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Coronavirus, a sign of the times?

The spread of the coronavirus was exacerbated by air travel. The virus itself crossed over from animals to humans because of the unsanitary conditions in which animals and human beings co-habited. Chris Chatteris says that the coronavirus serves as a warning that the way we live is not sustainable in the long run. In order to avoid ecological collapse will require us to live and work in more environmentally friendly ways.

Until the pandemic has run its course, we won’t be able to catalogue all its lessons, but some are already fairly obvious.

It’s clearly not a good idea to eat bats and pangolins. Of course, we knew of the dangers of eating wild animals from the Ebola and HIV epidemics. How not to raise domestic animals is also something these viruses should teach us. Most of us remember Swine Fever and Bird Flu, but who remembers what caused Mad Cow Disease?

Maybe what we are discovering is that we have to learn these lessons several times before we finally take action. The Chinese government claims to have shut down 20,000 wild animal farms, but have they really and if so, will the ban last?

A very clear lesson is the fragility of the globalised economy and, in particular, how air travel, the symbol of globalization, has proved to be at the heart of the problem, spreading the virus rapidly from Asia to the other continents. Here in South Africa, this is as clear as anywhere. The first cases picked up were people who had travelled from or through affected countries.

The rational thing for the world to have done, once the contagious nature of the virus became known, was to immediately ground all international flights. Obviously, that could only happen on another economic planet, so apparently essential has air travel become to the economy of the 21st Century.

A very clear lesson is the fragility of the globalised economy [is responsible for] spreading the virus rapidly from Asia to the other continents.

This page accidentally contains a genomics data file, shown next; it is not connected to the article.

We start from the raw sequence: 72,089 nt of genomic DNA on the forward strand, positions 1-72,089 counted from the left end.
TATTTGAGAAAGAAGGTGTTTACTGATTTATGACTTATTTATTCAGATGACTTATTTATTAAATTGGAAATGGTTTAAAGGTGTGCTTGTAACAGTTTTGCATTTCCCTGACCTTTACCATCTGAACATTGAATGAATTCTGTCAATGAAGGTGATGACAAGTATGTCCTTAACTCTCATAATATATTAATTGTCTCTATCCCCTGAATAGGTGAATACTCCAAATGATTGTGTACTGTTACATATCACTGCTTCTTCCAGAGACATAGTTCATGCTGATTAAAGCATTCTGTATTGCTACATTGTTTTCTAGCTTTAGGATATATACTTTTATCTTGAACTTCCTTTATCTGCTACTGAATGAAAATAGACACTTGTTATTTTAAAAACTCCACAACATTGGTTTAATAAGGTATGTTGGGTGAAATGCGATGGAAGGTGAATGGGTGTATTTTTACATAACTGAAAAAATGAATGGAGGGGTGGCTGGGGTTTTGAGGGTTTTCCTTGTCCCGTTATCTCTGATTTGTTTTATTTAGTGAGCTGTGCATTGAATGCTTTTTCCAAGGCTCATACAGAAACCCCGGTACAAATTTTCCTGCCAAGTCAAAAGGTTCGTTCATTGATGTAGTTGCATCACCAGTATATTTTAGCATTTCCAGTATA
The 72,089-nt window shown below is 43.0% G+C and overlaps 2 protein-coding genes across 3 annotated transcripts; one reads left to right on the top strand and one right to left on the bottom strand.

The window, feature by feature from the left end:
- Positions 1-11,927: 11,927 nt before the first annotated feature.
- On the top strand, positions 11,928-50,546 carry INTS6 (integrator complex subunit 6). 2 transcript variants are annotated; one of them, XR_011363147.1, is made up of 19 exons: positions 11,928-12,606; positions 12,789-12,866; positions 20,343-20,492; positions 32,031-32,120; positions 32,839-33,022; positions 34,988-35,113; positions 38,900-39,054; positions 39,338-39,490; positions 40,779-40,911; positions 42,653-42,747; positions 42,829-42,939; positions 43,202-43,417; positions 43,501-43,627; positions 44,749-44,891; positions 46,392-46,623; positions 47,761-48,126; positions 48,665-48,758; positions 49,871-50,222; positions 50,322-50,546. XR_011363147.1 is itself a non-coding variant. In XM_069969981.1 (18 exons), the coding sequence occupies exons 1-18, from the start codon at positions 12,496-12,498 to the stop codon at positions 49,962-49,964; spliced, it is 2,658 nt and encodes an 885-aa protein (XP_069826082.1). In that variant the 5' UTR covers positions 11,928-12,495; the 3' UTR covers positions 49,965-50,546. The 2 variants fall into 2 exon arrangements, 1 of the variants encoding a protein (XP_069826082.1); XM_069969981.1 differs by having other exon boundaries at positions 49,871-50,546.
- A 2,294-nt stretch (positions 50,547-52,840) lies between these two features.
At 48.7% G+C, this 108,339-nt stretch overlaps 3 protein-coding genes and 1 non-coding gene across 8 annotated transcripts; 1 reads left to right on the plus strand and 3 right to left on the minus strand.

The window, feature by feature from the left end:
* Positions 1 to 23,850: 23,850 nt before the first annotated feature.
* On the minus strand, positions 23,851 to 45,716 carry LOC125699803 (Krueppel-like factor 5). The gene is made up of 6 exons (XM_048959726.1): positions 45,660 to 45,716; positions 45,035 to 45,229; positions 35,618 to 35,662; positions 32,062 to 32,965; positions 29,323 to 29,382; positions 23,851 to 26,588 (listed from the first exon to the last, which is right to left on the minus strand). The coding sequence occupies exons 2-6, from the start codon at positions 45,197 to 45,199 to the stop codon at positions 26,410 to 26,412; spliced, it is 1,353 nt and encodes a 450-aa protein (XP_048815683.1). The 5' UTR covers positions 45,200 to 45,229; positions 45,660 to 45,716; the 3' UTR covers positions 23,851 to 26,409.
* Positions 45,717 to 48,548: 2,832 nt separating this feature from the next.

But there’s no escaping it; what the world has to think hard about for the next big virus[i] is precisely the problem of rapid, global transmission by air. Should we, can we, create a global protocol that actually grounds all international flights if necessary? Should the world’s growing ‘airport class’ be persuaded to cut back on its air miles and depend more on the internet in the interests of making the economy less vulnerable in future? One thing we can certainly take away from this crisis is that many of the trips, meetings and gatherings that were cancelled were perhaps not as essential as we thought. No one died because they missed a conference, a workshop or even a pilgrimage!

A mild warning

The fact is that so far, this pandemic is a rather mild warning if one focuses just on the health issue. Most people recover and the death toll looks as if it will be small in comparison to past epidemics like the so-called Spanish flu or the Bubonic Plague. I do wonder whether the absolutely massive dominance that the issue has enjoyed in the media is precisely due to the fact that it affects people who can fly and cruise around the world and whose assets are in stocks and shares. Coronavirus certainly threatens a certain privileged lifestyle. The contrast with the media awareness of diseases like TB or malaria couldn’t be starker.

Of course, Coronavirus does also infect and affect the poor, and if it gets into the informal settlements of this country, it is going to be very difficult to contain. The aged and infirm of the townships, and especially those with respiratory diseases, will be at very high risk. The death-rate may well rise dramatically and the loss of income to the poor will be much harder to absorb than for wealthier people.